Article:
- These pipelines are a collection of Jenkins jobs that trigger each other in a specified sequence.
So, let’s suppose that you need to build, test, and deploy a small application with Jenkins. You will need three jobs in order to perform this process.
So, job1 would be for the build, job2 for performing tests, and job3 for deployment. You can use Jenkins Build Pipeline plugin to perform this task. After creating three jobs and chaining them in a sequence, the build plugin will run them as a pipeline.
This image shows a view of all the 3 jobs that run concurrently in the pipeline.
This approach is effective in deploying small applications. But, what happens when there are complex pipelines with several processes (i.e., build, test, unit test, integration test, pre-deploy, deploy, monitor, etc.) running 100s of jobs?
However, the maintenance cost for such a complex pipeline is huge and increases with the number of processes. It also becomes tedious to build and manage such a vast number of jobs. Jenkins Pipeline Project can overcome this issue.
Jenkins Pipeline Project
The key feature of this pipeline is to define the entire deployment flow through code. So, what does this mean? It means that all the standard jobs defined by Jenkins are manually written as one whole script.
Moreover, you can store them in a version control system. It basically follows the ‘pipeline as code’ discipline. Instead of building several jobs for each phase, you can now code the entire workflow and put it in a JenkinsFile.
The Use of Jenkins Pipeline
We’re all aware that Jenkins has proven to be an expert in implementing continuous integration, testing, and deployment to produce good quality software.
When it comes to continuous delivery, Jenkins uses a feature called Jenkins Pipeline. In order to understand why its purpose, we have to understand what continuous delivery is and why it is important.
In other words, continuous delivery is the capability to release software at all times. It is a practice which ensures that the software is always in a production-ready state. What does this mean? Every time there is a change to the code or the infrastructure, the software team must build and test it quickly using various automation tools. Afterward, the build is ready for production.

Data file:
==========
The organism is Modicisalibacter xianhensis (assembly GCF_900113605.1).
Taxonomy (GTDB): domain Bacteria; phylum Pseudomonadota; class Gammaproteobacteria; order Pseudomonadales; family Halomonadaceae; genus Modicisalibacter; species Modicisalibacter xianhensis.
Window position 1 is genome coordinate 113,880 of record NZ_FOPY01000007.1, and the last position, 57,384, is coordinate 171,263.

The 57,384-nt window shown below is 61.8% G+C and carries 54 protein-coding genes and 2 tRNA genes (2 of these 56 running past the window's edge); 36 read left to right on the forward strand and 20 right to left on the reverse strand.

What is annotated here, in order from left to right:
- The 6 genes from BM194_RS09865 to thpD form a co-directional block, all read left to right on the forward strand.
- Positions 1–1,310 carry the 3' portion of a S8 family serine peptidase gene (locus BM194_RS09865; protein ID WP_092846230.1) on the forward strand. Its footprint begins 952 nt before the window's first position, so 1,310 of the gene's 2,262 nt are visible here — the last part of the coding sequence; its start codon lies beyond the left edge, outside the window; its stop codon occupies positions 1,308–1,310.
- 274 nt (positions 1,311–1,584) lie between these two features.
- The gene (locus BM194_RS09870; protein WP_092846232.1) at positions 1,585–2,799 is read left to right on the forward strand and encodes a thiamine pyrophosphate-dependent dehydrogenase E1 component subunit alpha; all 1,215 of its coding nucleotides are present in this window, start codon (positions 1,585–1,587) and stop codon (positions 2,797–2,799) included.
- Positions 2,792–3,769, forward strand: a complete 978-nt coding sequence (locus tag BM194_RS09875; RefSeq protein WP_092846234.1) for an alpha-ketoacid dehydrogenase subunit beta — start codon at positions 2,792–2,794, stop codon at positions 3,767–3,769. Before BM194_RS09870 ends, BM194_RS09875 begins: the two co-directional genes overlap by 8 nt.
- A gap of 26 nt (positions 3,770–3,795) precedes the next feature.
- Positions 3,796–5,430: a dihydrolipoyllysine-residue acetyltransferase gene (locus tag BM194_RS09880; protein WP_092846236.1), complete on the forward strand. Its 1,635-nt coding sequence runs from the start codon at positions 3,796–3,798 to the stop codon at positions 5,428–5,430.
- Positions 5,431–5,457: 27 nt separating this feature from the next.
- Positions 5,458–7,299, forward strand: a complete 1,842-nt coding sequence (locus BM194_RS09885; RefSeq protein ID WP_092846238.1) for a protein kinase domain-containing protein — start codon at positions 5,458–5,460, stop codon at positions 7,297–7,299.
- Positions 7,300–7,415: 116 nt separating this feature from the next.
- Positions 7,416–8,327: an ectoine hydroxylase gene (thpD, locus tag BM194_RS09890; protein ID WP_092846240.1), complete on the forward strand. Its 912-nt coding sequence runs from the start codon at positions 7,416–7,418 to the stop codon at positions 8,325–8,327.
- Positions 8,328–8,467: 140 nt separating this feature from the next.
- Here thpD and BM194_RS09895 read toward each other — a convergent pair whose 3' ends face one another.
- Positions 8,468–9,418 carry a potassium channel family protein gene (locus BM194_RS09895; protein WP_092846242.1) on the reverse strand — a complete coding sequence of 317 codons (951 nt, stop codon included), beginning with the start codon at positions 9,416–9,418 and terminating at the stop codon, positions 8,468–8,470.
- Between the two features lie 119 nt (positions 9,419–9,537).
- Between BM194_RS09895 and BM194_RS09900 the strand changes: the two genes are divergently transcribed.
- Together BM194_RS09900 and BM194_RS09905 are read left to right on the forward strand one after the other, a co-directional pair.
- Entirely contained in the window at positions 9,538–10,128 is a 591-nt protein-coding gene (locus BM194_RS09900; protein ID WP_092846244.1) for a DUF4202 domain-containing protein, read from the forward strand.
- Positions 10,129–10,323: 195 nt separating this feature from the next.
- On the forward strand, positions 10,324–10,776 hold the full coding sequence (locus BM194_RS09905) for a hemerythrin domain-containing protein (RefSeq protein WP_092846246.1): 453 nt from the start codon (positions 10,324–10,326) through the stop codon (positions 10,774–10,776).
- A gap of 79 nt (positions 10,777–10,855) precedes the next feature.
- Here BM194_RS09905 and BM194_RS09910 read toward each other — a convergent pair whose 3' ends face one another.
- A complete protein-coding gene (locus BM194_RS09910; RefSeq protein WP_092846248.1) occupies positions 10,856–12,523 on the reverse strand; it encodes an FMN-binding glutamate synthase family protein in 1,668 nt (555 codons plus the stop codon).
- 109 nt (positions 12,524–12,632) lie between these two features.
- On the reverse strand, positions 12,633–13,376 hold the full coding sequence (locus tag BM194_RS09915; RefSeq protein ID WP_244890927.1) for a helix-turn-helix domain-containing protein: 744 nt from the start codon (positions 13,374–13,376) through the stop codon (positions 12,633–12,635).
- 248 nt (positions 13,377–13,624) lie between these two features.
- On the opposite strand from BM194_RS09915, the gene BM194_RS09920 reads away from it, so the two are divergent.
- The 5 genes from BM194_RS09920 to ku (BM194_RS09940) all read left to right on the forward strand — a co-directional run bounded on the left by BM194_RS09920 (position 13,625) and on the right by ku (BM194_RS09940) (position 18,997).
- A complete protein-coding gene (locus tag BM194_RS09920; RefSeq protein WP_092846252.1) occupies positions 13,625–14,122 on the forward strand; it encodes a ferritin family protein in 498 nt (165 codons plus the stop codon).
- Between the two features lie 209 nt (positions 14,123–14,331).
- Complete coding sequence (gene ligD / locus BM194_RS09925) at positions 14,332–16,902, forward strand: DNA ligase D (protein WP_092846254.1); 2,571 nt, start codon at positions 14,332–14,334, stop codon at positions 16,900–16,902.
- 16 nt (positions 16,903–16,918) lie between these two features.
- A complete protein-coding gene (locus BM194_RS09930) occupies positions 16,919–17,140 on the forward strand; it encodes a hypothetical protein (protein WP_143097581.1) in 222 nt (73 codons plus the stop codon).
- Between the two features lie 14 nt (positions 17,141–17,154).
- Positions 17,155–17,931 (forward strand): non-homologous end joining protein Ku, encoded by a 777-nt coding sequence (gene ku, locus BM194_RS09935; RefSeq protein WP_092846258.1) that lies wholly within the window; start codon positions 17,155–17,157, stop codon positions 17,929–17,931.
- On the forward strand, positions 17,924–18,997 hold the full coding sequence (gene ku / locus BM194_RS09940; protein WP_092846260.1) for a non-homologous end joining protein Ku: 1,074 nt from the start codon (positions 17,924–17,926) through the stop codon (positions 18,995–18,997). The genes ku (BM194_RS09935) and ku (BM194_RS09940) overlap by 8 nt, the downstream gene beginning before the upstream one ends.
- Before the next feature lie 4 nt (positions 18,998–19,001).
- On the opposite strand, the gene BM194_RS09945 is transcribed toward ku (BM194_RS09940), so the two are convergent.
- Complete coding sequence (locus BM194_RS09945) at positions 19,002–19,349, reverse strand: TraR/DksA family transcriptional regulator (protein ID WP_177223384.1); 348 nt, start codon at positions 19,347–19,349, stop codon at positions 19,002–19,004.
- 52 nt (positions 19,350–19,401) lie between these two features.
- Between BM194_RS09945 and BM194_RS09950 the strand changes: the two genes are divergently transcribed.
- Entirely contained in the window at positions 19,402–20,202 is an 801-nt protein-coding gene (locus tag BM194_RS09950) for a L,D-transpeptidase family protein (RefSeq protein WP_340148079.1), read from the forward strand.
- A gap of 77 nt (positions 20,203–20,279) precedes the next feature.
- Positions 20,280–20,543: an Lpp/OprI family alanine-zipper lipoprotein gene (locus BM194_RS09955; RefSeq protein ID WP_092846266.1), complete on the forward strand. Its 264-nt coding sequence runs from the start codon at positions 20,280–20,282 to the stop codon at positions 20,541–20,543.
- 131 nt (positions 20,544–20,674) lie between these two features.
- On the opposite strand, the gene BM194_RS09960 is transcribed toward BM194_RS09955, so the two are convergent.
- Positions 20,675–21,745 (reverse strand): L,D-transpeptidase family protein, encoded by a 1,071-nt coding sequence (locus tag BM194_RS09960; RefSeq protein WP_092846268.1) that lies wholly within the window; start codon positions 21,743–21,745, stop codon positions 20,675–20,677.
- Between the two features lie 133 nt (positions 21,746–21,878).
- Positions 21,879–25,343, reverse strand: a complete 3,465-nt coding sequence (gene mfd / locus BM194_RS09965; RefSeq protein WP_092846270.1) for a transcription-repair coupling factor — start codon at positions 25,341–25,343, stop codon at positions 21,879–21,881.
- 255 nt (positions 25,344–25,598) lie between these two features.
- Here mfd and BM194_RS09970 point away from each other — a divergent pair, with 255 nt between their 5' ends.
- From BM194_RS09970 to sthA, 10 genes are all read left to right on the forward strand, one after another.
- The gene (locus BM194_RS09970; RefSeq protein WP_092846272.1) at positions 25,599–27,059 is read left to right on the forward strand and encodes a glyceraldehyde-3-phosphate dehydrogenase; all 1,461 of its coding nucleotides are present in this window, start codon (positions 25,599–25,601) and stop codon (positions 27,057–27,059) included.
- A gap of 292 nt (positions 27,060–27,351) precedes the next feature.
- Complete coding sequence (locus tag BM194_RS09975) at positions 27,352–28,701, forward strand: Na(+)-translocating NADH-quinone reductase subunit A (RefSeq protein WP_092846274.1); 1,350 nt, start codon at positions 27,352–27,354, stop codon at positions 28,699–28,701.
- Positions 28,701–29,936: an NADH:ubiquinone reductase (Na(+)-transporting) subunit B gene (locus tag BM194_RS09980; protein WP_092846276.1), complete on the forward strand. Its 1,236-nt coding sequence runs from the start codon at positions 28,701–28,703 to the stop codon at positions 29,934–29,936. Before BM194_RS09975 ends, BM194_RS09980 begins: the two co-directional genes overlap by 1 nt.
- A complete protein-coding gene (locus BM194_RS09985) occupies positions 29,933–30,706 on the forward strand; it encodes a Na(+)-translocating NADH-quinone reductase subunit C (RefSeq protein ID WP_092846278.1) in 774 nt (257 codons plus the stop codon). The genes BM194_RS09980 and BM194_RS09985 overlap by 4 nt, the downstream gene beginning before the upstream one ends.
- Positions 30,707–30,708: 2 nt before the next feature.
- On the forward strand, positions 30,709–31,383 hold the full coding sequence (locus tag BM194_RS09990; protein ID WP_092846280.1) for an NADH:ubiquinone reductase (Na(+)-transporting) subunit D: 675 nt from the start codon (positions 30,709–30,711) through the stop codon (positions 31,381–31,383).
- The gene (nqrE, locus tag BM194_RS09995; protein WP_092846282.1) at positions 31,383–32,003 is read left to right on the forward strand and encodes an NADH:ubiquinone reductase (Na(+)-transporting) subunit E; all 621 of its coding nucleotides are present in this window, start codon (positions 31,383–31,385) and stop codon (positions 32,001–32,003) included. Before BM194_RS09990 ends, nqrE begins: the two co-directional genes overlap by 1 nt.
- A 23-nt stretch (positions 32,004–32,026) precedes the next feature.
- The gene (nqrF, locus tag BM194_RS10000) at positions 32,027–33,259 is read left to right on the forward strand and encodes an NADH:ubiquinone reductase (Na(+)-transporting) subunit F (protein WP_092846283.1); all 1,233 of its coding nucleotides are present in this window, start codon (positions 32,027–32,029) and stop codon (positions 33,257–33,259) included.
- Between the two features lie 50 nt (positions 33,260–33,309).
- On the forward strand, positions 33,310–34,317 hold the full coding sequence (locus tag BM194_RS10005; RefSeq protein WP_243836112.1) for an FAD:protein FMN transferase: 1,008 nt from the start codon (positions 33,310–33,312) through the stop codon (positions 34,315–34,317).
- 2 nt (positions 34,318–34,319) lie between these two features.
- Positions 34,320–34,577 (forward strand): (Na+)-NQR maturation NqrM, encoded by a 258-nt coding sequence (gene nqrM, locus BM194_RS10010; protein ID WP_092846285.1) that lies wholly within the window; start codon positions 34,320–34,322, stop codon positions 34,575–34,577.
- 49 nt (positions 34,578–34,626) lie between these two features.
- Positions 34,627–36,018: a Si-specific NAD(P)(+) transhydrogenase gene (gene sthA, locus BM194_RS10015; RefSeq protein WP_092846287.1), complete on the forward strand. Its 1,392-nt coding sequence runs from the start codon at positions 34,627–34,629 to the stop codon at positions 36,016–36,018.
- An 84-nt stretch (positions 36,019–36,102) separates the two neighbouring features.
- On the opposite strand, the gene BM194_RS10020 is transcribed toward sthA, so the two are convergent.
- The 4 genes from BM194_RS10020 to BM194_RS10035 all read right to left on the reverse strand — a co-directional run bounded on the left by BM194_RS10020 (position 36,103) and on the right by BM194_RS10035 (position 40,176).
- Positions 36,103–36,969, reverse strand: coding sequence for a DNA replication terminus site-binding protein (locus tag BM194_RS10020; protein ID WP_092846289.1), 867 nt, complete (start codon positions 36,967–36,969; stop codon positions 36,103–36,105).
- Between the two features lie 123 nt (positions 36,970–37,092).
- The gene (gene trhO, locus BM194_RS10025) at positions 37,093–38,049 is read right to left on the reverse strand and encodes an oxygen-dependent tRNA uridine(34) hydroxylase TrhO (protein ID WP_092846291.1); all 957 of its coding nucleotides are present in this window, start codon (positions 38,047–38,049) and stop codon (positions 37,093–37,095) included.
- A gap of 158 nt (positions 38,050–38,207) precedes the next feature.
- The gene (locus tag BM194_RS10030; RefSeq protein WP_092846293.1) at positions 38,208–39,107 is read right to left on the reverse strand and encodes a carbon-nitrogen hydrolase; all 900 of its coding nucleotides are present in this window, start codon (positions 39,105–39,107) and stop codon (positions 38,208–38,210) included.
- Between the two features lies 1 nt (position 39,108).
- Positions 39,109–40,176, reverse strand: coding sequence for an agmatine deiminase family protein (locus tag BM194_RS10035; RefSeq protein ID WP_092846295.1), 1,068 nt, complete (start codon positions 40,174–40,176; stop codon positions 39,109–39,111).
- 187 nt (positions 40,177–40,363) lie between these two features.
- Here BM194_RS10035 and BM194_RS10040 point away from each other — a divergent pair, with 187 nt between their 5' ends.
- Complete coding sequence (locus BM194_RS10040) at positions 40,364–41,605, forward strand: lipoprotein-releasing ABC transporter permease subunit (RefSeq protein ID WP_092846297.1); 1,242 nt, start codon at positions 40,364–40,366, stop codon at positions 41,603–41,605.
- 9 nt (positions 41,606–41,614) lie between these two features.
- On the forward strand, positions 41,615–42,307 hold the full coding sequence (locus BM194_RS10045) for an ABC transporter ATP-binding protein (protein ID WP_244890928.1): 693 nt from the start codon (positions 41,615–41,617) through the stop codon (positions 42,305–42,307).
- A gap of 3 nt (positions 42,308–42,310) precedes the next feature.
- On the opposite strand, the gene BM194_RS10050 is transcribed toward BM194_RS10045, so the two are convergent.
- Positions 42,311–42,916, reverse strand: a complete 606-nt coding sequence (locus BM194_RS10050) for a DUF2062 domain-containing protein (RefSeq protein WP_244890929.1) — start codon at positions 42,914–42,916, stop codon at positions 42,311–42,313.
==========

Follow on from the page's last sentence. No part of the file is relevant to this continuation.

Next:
So, by speeding up the delivery process, the development team will get more time to implement any required feedback. The process of getting the software from the build to the production state at a faster rate is carried out by implementing continuous integration and continuous delivery.
Continuous delivery ensures that the software is built, tested, and released more frequently. Also, it reduces the cost, time, and risk of incremental software releases.
Types of Jenkins Pipeline
The Jenkins pipeline is written based on two syntaxes:
- Declarative pipeline syntax
- Scripted pipeline syntax
A declarative pipeline is a relatively new feature that supports the pipeline as a code concept. It makes the pipeline code easier to read and write. This code is written in a JenkinsFile which can be checked into a source control management system such as Git.
On the other hand, a scripted pipeline is a traditional way of writing the code. In this pipeline, the JenkinsFile is written on the Jenkins UI instance. Though both these pipelines are based on the groovy DSL, the scripted pipeline uses stricter groovy based syntaxes since it was the first pipeline built on the groovy foundation.